Each received frame may be associated with a buffer number, which may serve as a partial address for the frame. An address generator may use the buffer number to generate an address for a random access memory (RAM) in which the SOF, EOF, header, and PLW 0-7 for the frame are stored. The address generator may also use the buffer number to generate an address for a local memory in which the payload for the frame is stored.
The frame receive queue may generate an entry including the SOF, EOF, buffer number, and validation results for the frame. The entry may be stored in a completion RAM in the frame receive queue.
FIG. 1 is a block diagram of a node in a Fibre Channel network.
FIG. 2 is a block diagram of a Fibre Channel frame.
FIG. 3 is a block diagram of a frame receive queue in the node.
FIGS. 4-5 show a flowchart describing a frame pre-processing operation performed by the frame receive queue.
FIG. 1 shows a node 100 in a Fibre Channel network. The Fibre Channel network may operate in accordance with the American National Standards Institute (ANSI) X3T11 Fibre Channel Standards, e.g., X3.230. The node may be connected to a Fibre Channel Arbitrated Loop (FCAL) 105 by a port 110, e.g., a Fibre Channel Link NL_Port. A Frame Receive Queue (FRxQ) 115 may interconnect the port 110 and a local memory 120 in the node. The FRxQ 115 may include hardware that pre-processes frames received from the port 110 as they are received, e.g., at “wire speed.”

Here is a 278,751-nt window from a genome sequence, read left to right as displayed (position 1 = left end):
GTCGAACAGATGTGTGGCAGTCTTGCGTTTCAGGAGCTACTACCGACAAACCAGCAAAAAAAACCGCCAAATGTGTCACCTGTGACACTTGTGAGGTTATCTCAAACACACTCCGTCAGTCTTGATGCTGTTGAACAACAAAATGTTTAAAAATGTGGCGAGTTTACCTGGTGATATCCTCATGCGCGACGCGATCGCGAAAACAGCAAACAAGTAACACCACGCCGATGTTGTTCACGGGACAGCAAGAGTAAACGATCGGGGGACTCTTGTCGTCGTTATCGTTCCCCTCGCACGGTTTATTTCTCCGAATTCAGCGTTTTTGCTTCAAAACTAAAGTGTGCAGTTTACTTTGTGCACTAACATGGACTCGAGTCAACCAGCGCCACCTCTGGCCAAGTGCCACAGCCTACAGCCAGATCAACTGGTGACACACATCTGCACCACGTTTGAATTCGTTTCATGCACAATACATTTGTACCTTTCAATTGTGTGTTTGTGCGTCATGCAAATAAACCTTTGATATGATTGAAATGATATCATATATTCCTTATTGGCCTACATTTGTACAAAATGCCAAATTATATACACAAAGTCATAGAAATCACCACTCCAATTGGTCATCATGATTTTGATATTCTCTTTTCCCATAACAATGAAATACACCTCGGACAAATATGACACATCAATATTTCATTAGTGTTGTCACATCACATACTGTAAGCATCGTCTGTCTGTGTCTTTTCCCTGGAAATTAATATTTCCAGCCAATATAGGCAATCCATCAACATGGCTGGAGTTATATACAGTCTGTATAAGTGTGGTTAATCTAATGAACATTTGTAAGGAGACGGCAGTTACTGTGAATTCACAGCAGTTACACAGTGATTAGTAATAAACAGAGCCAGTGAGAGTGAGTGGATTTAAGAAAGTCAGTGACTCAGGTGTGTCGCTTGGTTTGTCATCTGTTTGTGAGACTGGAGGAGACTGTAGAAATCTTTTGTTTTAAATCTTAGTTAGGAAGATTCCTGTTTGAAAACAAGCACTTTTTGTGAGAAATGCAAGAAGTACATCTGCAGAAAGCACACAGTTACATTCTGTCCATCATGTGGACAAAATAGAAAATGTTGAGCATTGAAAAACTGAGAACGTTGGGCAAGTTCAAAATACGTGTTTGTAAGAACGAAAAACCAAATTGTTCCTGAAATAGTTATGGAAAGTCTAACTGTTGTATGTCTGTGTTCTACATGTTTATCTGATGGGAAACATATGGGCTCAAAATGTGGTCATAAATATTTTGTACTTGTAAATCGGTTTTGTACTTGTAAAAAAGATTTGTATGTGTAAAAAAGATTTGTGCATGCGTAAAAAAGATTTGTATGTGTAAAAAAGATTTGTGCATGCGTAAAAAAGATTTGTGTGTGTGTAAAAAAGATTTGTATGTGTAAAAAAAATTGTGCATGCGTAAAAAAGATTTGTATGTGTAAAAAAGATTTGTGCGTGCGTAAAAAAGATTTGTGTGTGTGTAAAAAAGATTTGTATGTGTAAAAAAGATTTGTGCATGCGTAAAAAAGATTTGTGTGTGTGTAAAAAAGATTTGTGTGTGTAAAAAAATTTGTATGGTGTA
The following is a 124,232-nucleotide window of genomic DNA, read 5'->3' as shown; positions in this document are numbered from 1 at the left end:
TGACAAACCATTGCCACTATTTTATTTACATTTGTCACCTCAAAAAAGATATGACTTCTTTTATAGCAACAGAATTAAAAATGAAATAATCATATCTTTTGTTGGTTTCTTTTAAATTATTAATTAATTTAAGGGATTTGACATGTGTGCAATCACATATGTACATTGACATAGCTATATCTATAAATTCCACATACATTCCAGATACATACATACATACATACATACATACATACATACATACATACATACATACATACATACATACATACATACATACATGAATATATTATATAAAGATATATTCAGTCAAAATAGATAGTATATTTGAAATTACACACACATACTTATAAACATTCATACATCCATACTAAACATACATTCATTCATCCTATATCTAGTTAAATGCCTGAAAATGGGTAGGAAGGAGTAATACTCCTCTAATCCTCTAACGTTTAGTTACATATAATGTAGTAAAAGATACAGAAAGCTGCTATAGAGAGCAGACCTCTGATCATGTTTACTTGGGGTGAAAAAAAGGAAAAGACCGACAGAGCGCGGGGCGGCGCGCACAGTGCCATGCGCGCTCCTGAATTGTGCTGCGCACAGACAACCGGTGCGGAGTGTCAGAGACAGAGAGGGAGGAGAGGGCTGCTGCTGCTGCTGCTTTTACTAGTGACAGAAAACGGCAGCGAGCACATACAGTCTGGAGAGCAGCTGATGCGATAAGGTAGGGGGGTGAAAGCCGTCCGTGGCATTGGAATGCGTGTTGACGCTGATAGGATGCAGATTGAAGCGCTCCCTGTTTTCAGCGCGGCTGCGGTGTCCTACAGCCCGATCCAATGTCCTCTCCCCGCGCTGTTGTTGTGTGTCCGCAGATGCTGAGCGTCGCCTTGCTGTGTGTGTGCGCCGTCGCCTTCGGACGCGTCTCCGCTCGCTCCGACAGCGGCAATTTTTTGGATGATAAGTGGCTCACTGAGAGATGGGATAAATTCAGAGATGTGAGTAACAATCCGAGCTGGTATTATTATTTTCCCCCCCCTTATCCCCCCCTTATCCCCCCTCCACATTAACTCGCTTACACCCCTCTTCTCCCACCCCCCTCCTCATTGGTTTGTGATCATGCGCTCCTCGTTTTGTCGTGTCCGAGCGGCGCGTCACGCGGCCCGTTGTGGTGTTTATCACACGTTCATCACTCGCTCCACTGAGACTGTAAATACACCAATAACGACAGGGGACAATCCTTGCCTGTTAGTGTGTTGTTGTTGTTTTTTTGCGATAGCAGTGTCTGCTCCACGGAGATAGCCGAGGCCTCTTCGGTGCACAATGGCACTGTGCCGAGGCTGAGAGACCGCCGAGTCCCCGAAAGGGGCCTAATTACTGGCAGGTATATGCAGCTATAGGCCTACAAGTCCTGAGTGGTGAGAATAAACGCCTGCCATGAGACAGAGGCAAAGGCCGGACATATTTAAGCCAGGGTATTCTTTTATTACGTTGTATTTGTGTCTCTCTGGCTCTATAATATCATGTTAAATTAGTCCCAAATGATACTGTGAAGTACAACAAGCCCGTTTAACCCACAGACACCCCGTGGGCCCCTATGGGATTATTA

FIG. 2 shows a Fibre Channel frame 200. A Start of Frame (SOF) delimiter 205 and End of Frame (EOF) delimiter 210 mark the beginning and end of each Fibre Channel frame. A header 215 contains information about the frame, including the S_ID (Source Identifier), D_ID (Destination identifier), routing information, the type of data contained in the payload, and sequence/exchange management information. A payload 220 contains the actual data to be transmitted, and may be 0-2112 bytes in length. The first eight words 225 in the payload may also include information about the frame 200, e.g., XFR_RDY (Transfer Ready) and FCP_(Response Information Set) messages.
FIG. 3 is a block diagram of the FRXQ 115. The FRXQ 115 may separate a received frame into header and payload components. The header data 215 and the first eight words (PLW 0-7) 225 of the payload 220 may be stored in an on-chip memory, e.g., a Header & Payload (HP) RAM 305. The payload data 220, including the first eight payload words 225, may be stored in the local memory 120.
The HP RAM 305 may sit on the processor bus, and may be accessed by the processor at relatively high speeds. The local memory 120 may have a larger storage capacity than the HP RAM, but may have a larger access latency for small transfers.
The first eight words of payload data may be written to both the HP RAM 305 and the local memory 120. Placing this information in the high performance memory, HP RAM 305, allows the processor quick access to information embedded in the first eight payload data words if the information in these words is required to complete frame processing. If so, the processor can access the first eight payload words in the HP RAM 305 using, e.g., processor cache-line fill, or “burst,” operations.